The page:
6. CHAPTER THREE For Your Eyes Only: Private Property and the Oriental Body in Dombey and Son
    (pp. 40-76)

    A familiar passage inDombey and Sondescribes the limitless contours of the “one idea of” capital, the conviction that all parts of the universe are comprehended by the shape of the commodity, that the site of the “system” of capitalized exchange is pervasive.

    The earth was made for Dombey and Son to trade in, and the sun and moon were made to give them light. Rivers and seas were formed to float their ships; rainbows gave them promise of fair weather; winds blew for or against their enterprises; stars and planets circled their orbits, to preserve inviolate a system...

  7. CHAPTER FOUR Daniel Deronda and the Afterlife of Ownership
    (pp. 77-99)

    Daniel derondadescribes the most familiar idea of what it means to own in its first impression of the extraordinary estate of Sir Mallinger Grandcourt Mallinger, a property not only prodigious, but also unencumbered. The unentailed estate of the “only child” is also available to the woman he marries: Grandcourt’s recessiveness charms Gwendolen Harleth with the prospect of wealth without a catch. An aura of freedom bathes in the softest light all of Gwendolen Harleth’s premonitions of her coming enfranchisement, her acquisition of the title that her suitor embodies: “Adorably quiet,” Grandcourt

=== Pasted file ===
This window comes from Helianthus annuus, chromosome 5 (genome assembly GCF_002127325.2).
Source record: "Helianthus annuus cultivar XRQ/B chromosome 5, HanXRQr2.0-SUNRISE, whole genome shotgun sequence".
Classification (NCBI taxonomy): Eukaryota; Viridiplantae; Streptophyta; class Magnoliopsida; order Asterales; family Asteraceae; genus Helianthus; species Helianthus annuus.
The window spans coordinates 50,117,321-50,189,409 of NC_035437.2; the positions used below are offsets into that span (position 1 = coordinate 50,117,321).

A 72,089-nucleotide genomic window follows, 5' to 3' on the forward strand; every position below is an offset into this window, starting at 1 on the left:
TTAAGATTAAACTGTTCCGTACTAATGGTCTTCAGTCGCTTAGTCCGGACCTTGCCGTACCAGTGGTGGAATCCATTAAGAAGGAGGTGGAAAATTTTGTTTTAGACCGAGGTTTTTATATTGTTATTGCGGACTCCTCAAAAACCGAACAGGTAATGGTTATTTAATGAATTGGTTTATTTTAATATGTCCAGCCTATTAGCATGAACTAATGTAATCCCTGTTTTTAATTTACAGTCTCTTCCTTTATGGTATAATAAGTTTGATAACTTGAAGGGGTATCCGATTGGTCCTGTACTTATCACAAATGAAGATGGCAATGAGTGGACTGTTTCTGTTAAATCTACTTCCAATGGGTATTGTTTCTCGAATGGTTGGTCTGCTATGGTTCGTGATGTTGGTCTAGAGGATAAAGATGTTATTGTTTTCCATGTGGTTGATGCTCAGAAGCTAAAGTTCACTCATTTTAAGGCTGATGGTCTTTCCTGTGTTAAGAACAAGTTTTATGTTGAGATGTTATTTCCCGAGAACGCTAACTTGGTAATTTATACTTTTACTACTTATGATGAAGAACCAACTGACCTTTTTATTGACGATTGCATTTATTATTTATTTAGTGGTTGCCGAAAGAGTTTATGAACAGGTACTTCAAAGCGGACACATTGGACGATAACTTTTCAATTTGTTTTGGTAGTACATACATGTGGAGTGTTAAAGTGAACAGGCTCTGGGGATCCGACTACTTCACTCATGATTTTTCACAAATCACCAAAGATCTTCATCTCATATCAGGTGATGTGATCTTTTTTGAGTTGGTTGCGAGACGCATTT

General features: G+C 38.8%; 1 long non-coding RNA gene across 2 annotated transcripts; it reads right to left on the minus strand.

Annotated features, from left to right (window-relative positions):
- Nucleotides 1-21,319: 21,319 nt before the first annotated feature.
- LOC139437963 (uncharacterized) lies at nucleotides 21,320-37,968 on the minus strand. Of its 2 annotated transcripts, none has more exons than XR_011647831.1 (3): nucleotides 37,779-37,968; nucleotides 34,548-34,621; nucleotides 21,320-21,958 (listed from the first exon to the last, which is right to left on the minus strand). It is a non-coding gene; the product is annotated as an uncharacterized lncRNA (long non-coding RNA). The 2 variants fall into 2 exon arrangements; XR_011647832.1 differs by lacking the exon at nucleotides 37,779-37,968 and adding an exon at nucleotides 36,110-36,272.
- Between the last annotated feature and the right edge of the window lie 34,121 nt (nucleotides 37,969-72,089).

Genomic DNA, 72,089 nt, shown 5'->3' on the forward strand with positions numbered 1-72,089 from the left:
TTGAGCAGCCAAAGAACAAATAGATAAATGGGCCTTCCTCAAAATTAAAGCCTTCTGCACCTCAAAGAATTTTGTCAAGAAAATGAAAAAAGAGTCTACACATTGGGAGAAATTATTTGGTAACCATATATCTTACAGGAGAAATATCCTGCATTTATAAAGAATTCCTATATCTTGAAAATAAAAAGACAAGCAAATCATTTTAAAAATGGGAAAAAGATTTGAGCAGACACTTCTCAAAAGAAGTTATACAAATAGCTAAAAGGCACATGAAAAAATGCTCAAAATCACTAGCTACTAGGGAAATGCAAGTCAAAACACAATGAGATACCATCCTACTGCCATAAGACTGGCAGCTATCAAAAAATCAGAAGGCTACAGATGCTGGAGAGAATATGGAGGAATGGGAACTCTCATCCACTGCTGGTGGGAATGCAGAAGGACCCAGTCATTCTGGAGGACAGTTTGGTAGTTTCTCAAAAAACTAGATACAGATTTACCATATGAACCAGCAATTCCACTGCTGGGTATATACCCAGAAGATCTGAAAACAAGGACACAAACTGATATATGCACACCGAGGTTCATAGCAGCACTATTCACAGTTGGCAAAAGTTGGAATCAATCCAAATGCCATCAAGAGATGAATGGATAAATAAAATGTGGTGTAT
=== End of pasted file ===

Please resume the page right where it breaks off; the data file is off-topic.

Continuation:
seemed as little a flaw in his fortunes...

  8. CHAPTER FIVE The Miser’s Two Bodies: Sexual Perversity and the Flight from Capital in Silas Marner
    (pp. 100-121)

    InSilas Marnerthe exodus of property from marketplace to household is as easy asABC; the avenue of this exodus, elsewhere a circuitous route available only through elaborate pains of detection, here seems the straightest of paths.Silas Marneris the abridged edition of a story whose complicated details we have seen sprawled across the Victorian novel: when a girl’s golden hair replaces a miser’s lost gold, the complex lines of flight through which estate migrates from the formal economy to the household are simplified to the scheme of a fairy tale.

    And even the generations of schoolchildren assigned...

  9. Afterword
    (pp. 122-124)

    Again and again, the story is the same: nothing gold can stay. Like the inconstant woman in whom it is typically engrossed, the figure who rises from “the glowing fire” or “from the darkness of night,” only to disappear again, the luminous shapes of capital advertised in and beyond the Victorian novel disappoint expectations of endurance, great and small.¹ Slipping through the fingers of even the tightest grip, capital is more like a volatile gas than a solid property: As often as night follows day, or what is repressed returns, the miser’s hoard is taken from him; the gains of...

  10. Notes
    (pp. 125-142)
  11. Works Cited
    (pp. 143-149)
  12. Index
    (pp. 150-152)